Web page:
Thomas Jefferson Papers
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https://founders.archives.gov/documents/Jefferson/01-16-02-0252

To Thomas Jefferson from James Monroe, 20 May 1790

From James Monroe

Fredricksburg May 20. 1790

Dear Sir

Your friends have been made uneasy by a report of your indisposition, but flatter themselves it has been remov’d ere this, as they hear it was a periodical complaint you have had before and which was never accompanied with any dangerous symptoms. I have just return’d from Albemarle whither I went lately from the chancery to qualify in the circuit court of the U. States. The Judges were detain’d only one day as they had no business before them. Mr. Hanson will I presume commence a process immediately, of which you shall have the earliest intelligence.

No remarkable or interesting event hath happen’d in our neighbourhood since you left us. Tis a theatre from which you are to expect nothing of a publick nature, and the restoration of Colo. Lewis’s health and the marriage of his daughter to Mr. Miller the only instances of change have I presume been mention’d by himself. We came here to the district court and Mrs. Monroe hath been since detain’d by the ill-health of our child, who is however now on the recovery. I have to attend the residue of the chancery term, the general court, and the appeals, which latter will consume great part of july. I have already pass’d a round that has been extremely laborious. I have only to wish to bear with patience the revolution of the year to the month of decr. which will restore me again to my family in my own house in Albemarle and to hope we may again have the pleasure of your company there. To compensate for the trouble of an occasional remembrance, I have little to give you in return, except the best wishes for your health & welfare of your very affectionate friend & servant,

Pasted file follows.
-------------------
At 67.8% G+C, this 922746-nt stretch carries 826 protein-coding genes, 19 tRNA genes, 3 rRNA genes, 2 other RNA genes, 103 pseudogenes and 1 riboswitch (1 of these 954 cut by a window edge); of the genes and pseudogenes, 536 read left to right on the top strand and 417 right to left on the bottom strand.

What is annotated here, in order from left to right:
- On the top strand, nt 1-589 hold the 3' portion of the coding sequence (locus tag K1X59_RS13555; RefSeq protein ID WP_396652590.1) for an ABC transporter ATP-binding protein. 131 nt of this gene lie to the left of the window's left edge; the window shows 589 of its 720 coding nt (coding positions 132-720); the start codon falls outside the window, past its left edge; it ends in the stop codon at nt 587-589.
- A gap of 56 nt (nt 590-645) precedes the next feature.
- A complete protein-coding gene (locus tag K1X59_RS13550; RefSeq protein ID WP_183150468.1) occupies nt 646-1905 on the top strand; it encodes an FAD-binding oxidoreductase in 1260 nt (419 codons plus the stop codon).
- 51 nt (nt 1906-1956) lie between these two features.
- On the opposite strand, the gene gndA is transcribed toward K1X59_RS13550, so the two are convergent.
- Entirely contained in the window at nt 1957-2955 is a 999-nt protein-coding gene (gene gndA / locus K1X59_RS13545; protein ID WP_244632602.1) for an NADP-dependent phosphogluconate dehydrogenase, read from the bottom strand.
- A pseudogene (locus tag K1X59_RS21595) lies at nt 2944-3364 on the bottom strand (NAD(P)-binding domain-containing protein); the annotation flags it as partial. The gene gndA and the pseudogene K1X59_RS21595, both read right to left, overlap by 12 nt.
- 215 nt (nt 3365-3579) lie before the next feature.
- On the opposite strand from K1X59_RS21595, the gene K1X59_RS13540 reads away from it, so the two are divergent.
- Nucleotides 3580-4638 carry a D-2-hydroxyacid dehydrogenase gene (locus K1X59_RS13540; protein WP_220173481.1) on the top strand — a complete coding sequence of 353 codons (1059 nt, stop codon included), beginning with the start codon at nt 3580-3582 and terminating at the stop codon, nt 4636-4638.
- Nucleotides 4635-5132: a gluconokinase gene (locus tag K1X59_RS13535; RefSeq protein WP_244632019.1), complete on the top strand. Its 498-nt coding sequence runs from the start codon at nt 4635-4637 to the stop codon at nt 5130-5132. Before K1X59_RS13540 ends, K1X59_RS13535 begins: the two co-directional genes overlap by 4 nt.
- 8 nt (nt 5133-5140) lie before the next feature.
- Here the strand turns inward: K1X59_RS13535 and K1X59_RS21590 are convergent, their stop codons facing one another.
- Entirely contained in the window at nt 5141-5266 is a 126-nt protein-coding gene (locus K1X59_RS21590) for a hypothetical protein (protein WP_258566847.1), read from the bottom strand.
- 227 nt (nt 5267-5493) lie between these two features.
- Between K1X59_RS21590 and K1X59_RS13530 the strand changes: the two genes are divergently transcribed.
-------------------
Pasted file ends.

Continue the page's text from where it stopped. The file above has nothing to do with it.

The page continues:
Jas. Monroe

RC (MHi); endorsed as received 3 June 1790 and so recorded in SJL.

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